First, students will question their peers when an explanation does not make sense to them. However, from the teacher, the explanation is usually taken on faith – it comes from the Teacher! Second, When students explain, the class develops a sense of pride and confidence that they can figure things out and make. They have power and ability.
3. Where can I find the time to cover everything? This approach takes a lot of time.
First, teach with a goal of developing the “big ideas,” the main concepts in a unit or chapter. Most of the little skills and ideas in your list of objectives will be covered that way. If you focus on the little bits on the list, big ideas and connections are unlikely to develop. Second, We spend far too much time reteaching in this country because students don’t retain ideas. By spending time up front to help students develop meaningful networks of ideas, time spent in review and reteaching is drastically reduced.
4. Where can I find enough tasks? I don’t have time to search for problems.
There never will be a perfect set of tasks for your class; every class is different. Here are places to begin: 1) Look at the lessons in your textbook. Many of the teach or explain sections on the pupil pages can be transformed into good problems. Try it! 2) Read the NCTM journals regularly! Copy and file articles to go with each chapter in your text or each section of your curriculum. Don’t wait until you need an idea to begin flipping through journals. 3) Check out NCTM publications. The Addenda Series books are excellent and fit perfectly with the ideas in this paper. 4) Check out the reform curricula at your grade level. Buy a single module to get your feet wet. See these Implementation Centers. For elementary: Alternatives for Rebuilding Curricula (http://www.comap.com/arc). For middle school: Show-Me Center (http://showmecenter.missouri.edu).
5. Is there any place for drill and practice?
Absolutely! The error is to believe that drill is a method of developing ideas. Drill is appropriate when a) the desired concepts have been meaningfully developed, b) flexible and useful procedures have been developed, and c) when there is a real need for speed and accuracy. Not very many items in the curriculum meet all of these criteria today.
6. What do I do when a task bombs?
Do not give in to the temptation to “tell ‘em.” Set it aside for the moment. Ask yourself why it bombed. Did the students have the ideas they needed? If not, that tells you where to go next. Was the task too advanced? Often we need to regroup and offer students a simpler related task that gets them prepared for the one that proved difficult. Was the task getting at the ideas you wanted to develop? When you sense a task is not going anywhere, regroup! Don’t spend days just hoping that something wonderful might happen. If you listen to your students you will know where to go next.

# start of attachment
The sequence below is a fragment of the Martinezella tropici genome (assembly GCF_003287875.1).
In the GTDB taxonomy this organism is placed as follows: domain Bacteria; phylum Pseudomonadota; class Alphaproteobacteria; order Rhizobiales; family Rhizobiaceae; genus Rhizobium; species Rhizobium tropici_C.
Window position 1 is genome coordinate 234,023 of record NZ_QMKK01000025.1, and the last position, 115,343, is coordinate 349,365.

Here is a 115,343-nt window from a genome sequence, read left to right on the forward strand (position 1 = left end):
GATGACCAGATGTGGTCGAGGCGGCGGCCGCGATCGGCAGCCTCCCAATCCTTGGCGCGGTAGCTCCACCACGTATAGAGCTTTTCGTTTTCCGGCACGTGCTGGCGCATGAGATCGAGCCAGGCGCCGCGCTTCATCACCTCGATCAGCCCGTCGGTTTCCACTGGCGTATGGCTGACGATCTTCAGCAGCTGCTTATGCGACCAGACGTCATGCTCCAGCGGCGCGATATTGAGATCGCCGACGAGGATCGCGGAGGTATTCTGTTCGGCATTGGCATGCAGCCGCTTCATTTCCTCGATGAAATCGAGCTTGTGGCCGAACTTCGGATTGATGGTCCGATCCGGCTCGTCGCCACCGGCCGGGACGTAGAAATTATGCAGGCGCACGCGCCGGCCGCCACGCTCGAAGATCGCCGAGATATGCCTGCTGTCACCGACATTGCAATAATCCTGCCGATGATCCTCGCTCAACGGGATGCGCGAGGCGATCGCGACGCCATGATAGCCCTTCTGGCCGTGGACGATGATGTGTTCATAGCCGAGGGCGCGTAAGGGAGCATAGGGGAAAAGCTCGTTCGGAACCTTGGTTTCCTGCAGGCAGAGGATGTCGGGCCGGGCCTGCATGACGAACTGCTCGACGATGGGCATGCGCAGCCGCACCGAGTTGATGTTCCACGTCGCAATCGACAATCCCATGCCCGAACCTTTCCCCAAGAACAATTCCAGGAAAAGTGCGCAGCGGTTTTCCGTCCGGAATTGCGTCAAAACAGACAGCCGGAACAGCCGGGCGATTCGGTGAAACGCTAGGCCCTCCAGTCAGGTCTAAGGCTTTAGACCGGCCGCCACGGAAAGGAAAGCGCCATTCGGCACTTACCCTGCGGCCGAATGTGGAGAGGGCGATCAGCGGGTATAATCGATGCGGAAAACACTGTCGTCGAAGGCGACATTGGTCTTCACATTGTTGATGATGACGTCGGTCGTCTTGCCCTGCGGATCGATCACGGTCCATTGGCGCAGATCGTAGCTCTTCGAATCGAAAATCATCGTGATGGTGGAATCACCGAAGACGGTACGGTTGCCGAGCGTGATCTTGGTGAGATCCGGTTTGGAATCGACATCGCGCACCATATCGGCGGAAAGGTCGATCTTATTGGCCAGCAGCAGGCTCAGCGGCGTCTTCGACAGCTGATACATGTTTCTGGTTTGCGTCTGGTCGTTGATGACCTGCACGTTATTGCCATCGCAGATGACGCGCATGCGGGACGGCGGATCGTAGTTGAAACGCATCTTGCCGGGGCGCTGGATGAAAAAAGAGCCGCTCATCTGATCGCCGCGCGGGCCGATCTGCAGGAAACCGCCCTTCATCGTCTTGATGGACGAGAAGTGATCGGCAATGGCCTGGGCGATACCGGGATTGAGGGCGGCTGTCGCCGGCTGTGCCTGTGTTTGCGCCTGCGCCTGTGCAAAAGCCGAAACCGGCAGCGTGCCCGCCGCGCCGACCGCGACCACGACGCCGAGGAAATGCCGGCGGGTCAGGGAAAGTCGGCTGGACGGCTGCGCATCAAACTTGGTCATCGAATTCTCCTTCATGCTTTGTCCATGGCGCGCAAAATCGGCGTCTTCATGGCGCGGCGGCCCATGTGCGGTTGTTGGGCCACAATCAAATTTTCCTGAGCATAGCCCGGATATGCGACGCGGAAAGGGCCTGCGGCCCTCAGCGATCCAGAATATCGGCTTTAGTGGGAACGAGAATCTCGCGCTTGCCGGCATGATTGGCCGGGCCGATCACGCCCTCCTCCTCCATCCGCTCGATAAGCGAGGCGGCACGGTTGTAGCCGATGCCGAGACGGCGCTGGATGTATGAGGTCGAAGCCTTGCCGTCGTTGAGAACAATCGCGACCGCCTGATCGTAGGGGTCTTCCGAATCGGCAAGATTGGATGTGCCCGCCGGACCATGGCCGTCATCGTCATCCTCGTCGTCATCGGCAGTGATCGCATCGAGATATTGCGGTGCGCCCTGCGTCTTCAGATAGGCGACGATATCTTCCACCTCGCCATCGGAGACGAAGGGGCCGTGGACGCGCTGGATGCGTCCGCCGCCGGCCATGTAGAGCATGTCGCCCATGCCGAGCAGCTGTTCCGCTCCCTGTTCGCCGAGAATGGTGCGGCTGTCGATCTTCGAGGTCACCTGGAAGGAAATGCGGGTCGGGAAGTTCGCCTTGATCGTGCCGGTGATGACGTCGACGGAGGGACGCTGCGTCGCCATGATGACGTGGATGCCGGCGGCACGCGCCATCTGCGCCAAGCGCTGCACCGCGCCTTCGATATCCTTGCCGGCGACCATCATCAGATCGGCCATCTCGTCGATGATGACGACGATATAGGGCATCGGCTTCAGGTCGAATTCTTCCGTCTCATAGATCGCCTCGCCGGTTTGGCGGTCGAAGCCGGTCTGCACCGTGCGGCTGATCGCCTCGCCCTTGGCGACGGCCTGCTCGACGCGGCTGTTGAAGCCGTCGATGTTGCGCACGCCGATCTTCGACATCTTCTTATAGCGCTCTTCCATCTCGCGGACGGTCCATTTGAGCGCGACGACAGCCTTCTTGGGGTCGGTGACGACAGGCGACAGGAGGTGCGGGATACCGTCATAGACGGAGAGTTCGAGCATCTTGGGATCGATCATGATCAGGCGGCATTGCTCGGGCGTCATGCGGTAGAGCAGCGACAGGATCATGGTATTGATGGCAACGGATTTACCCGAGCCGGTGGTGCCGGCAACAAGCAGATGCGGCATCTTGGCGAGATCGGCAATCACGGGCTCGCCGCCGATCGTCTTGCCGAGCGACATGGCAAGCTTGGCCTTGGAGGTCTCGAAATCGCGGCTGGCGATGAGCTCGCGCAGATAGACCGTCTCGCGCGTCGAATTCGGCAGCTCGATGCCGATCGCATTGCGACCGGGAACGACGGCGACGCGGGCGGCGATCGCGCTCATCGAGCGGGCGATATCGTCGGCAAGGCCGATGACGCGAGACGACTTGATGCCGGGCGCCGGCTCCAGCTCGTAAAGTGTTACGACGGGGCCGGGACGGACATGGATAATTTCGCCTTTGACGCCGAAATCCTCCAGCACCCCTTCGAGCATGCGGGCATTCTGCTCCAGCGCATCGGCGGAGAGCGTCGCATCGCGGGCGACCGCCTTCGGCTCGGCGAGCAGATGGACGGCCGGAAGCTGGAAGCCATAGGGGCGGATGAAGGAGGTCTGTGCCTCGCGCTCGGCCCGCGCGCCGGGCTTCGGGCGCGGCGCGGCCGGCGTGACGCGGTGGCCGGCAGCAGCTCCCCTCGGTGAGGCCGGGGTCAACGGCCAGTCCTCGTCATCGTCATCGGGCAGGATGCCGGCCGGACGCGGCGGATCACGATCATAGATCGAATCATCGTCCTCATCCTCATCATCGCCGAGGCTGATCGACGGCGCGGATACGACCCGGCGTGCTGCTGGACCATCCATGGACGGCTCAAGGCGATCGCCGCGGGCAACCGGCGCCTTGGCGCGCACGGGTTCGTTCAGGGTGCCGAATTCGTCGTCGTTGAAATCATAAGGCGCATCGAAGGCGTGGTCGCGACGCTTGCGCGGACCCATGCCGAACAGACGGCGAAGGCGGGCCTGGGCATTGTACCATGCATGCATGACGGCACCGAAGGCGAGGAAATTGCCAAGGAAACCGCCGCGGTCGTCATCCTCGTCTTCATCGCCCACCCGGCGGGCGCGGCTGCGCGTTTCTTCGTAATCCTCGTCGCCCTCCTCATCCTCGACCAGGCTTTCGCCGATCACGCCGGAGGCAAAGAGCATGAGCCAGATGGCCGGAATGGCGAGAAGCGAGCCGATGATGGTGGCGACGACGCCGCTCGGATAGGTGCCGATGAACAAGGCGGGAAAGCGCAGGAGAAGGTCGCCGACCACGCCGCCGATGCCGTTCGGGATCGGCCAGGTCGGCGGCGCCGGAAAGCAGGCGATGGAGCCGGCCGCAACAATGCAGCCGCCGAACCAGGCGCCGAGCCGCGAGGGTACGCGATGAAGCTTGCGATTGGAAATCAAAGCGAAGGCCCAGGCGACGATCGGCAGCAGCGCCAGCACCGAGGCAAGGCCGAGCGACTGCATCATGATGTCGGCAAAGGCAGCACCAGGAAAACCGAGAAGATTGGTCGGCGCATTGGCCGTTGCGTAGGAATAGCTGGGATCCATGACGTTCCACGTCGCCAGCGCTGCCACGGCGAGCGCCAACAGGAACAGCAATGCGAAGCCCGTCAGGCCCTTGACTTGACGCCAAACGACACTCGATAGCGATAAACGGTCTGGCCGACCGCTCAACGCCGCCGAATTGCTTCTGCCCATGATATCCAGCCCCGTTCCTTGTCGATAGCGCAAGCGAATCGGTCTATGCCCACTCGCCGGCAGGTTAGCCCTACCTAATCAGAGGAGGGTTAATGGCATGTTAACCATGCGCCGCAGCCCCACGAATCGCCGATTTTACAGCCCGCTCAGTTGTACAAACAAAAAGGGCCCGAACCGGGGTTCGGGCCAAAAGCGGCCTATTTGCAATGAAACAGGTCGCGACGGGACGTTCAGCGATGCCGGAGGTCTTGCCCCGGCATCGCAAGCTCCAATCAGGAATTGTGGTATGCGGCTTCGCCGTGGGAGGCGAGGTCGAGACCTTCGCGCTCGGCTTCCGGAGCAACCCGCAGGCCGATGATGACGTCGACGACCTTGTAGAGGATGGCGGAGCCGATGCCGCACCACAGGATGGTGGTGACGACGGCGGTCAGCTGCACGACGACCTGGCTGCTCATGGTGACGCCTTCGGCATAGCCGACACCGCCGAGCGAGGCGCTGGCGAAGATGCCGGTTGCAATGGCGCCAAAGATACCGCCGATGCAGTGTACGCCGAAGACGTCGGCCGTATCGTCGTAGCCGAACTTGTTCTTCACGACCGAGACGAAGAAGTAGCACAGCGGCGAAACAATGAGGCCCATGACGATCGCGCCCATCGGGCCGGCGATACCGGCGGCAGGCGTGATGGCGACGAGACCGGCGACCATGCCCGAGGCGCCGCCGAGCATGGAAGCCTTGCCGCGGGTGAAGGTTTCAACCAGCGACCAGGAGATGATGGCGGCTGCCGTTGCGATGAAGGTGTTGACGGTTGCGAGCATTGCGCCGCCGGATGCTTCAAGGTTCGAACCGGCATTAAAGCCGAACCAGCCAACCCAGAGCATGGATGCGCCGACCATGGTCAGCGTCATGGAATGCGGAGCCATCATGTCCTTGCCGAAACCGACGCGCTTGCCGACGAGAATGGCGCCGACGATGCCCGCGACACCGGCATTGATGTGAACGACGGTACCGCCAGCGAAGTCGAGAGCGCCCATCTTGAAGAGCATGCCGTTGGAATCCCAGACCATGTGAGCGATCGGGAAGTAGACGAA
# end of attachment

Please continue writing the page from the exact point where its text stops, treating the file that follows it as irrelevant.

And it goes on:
What is Basic in Mathematics?
The most fundamental or basic thing to keep in mind is this: MATH MAKES SENSE! Children learning through problem solving will soon understand this and more importantly will come to believe they are capable of making sense of mathematics. We can get all of our students to this level of confidence – all students! To begin we must first believe in our students.
Commission on Standards for School Mathematics. (1989). Curriculum and evaluation standards for school mathematics. Reston, VA: NCTM.
O’Brien, T. C. (1999). Parrot math. Phi Delta Kappan, 80, 434-443.
von Glassersfeld, E. (1995). A constructivist approach to teaching. In L. P. Steffe & J. Gale (Eds.), Constructivism in education (pp. 3-15). Hillsdale, NJ: Erlbaum.
Battista, M. T. (1999). The mathematical miseducation of America’s youth: Ignoring research and scientific study in education. Phi Delta Kappan, 80, 424-433..
Hiebert, J. (1999). Relationships between research and the NCTM Standards. Journal for Research in Mathematics Education, 30, 3-19.
Schoen, H. L., Fey, J. T., Hirsch, C. R., & Coxford, A. F. (1999). Issues and options in the math wars. Phi Delta Kappan, 80, 444-453.
Presentation for the 77th Annual Meeting of NCTM, April 23, 1999
John A. Van De Walle passed away in 2006. His passion for mathematics education is missed.